I'm currently reading Brothers Karamazov as an attempt to familiarise and get into Russian literature. The book is surprisingly immersive and easy to read. I usually don't expect that from older works, but that may be form my lack of experience in these genres.

It's too early to make any conclusions yet, but the characters are fascinating and paragraphs of their intense monologues and dialogues are very amusing.

Edit: I also thought I'd mention that I'm reading a Lithuanian translation. I figured it was closer to the original version at least in some aspects (cases, diminutive created by adding suffixes, etc.). I'm not sure how well Russian translates to English.
 
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Bierschneeman

Journeyed there and back again
#56
Finished Sunlight at Midnight~ W. Bruce Lincoln
and Yage Letters ~ William S Burroughs.

been reading Sunloight at midnight since January, It reads like a Biography of a city, going through the players, the builders the artists architects and the political influences that made the city what it is. Every architect that stylized the various buildings, even ones whose buildings were destroyed.

Specifically it deals with the writers, as the center of Russia from its creation until 1917, it also serves as the cultural center with every major writer living there at any sort of time. even a micro-Russian-bohemia during the decades immediately before the revolution. Funny thing is that the majority of the writers, painters, poets, and artists that populated the low rent (relatively low) areas of st. Petersburgs and encouraged revolution, demanding change from the tsarist oppression. THESE same artists abandoned the country after the revolution because they saw the new government as just as oppressive or more. The artists were each followed by the book, exiled, killed by Bolsheviks, imprisoned by the same people they helped bring into power, a lot of them commited suicide leaving it known that they felt responsible.

Yage letters is a reread, I was planning to get rid of it, BUT, I found so many passages I must always be able to reference... oh well.

Bruce Lincoln is one of the best writers you can read about Russia, in America.

7/10
and 7/10
 

fbones24

Journeyed there and back again
#57
I have taken a little break from Fantasy. It's a short one. Currently reading "Killing Rommel" by Steven Pressfield. Historical fiction about Long Range Desert Group's operations in the North African campaign in WWII.
 

Darth Tater

Journeyed there and back again
#58
April to present. In between fantasy books:

Allan (Quatrmain) And The Holy Flower, and The Ivory Child both by Henry Haggard. The leader (Sean Connery) in the The League Of Extraordinary Gentlemen. He’s basically the original Indiana Jones. Wild African adventures Many free on Kindle.

The Ape Who Guards The Balance by Elizabeth Perers. Her historical mysteries are about Amelia Peabody and her cast of family and friends. She and her husband are Egyptologists. Amelia is the narrator. The language used to describe her perceptions are so funny. The setting is early 1900’s Egypt. Amelia is strong willed and suffragette is her middle name. When she is right she knows she’s right and when wrong she still knows she’s riight!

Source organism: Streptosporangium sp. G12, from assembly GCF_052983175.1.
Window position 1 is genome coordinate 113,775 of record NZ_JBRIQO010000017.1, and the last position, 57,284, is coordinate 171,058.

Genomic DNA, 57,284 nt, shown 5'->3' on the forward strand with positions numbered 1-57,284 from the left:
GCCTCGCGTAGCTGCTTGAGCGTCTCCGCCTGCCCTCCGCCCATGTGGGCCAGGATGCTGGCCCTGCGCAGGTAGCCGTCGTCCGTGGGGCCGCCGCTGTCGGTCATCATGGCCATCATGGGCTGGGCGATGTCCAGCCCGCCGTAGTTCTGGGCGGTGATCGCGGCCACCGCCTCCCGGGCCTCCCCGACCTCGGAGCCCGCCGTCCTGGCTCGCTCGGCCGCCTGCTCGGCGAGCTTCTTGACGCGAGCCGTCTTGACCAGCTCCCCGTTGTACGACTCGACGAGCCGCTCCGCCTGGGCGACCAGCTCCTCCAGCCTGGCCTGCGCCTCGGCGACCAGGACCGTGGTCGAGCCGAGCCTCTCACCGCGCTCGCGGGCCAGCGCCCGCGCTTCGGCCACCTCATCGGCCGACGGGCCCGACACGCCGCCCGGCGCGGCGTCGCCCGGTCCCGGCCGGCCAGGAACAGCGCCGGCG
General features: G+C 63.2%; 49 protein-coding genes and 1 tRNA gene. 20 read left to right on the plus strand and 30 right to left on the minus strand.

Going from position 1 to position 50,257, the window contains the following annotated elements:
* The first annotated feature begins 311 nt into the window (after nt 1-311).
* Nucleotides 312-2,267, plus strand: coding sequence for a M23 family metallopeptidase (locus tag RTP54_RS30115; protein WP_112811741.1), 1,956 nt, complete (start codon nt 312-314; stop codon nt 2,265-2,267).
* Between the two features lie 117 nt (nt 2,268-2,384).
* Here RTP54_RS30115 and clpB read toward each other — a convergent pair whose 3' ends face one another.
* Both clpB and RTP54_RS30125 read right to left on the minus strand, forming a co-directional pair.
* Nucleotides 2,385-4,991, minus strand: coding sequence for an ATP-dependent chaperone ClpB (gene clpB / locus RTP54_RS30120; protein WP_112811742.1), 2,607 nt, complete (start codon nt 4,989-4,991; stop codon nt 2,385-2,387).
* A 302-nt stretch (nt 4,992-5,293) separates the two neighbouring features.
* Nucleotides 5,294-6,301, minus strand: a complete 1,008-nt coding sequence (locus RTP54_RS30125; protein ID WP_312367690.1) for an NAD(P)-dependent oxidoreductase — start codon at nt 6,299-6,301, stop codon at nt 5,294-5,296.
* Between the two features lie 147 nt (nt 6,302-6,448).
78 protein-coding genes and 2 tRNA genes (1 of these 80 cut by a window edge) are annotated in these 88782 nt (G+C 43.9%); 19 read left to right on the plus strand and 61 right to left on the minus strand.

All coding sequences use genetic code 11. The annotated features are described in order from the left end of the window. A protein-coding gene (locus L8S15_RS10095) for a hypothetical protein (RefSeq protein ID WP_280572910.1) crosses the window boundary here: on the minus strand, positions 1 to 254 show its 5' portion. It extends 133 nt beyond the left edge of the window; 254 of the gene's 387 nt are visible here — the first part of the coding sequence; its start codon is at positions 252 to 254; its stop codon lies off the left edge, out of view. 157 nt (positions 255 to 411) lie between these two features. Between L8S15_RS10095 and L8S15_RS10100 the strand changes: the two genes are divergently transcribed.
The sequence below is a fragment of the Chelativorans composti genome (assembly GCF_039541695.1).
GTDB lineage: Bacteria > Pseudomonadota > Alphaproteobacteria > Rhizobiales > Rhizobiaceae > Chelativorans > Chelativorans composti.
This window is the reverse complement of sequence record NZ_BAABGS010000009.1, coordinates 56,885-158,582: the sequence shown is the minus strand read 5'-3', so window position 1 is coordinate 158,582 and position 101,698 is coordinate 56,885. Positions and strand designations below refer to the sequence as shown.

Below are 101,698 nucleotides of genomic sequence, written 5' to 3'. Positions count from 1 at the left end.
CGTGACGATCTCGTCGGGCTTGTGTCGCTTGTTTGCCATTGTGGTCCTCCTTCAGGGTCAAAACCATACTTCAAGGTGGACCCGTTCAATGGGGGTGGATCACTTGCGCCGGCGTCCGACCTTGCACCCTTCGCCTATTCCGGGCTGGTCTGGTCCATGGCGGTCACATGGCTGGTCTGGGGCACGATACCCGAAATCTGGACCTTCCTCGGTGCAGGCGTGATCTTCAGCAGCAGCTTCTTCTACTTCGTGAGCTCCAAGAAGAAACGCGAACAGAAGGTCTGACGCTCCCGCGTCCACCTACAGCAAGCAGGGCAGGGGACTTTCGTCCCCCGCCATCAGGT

Death in D Minor by Alexia Gordon. Oodles of Ghost and Mrs.Muir-ish fun. I had hoped she patched the holes from the first book but alas. We’re constantly reminded that she comes from a family of highly successful African Americans. She herself is a brilliant and talented conductor. But seriously, turn down an offer of a lifetime to lead the Boston Symphony to teach high school music? And why does this brilliant woman willingly walk into life threatening traps? Major clues pretty much fall out of the sky. Despite all of this the books are fun and charming.

Death at La Fenice,Death in a strange Country and Dressed for Death by Donna Leon. My newest go-to mystery series. Many twists and surprise endings. Underrated.

Strong Medicine. Arthur Hailey. Previously read his Airport. Sure learned a lot of things about the Pharmaceutical industry. The books are slightly outdated as the industries have changed over the last 40-50 years but the fictional stories are well told.

A Midsummer Nights Dream. Shakespeare. Hard to believe these wonderful plays were written several centuries ago. The iambic pentameter is awesome. I hadn’t read any of his books in over 30 years and this one was even funnier the 2nd time around. It’s funny the way they buried “dirty” jokes in between the lines. Kind of like 60’s and 70’s music. Some things never change

Dr. Jekyll and Mr. Hyde. Robert Louis Stevenson. A statement on the duality of man. Dr. Jekyll knowingly and willingly became Hyde. Basically, he was bored with Jekyll and liked becoming Hyde. Didn’t see the screen versions but the book is said to be quite different and better. While it didn’t have quite as much under the hood as Frankenstein I thought the actual writing was much better and the story more “believable”.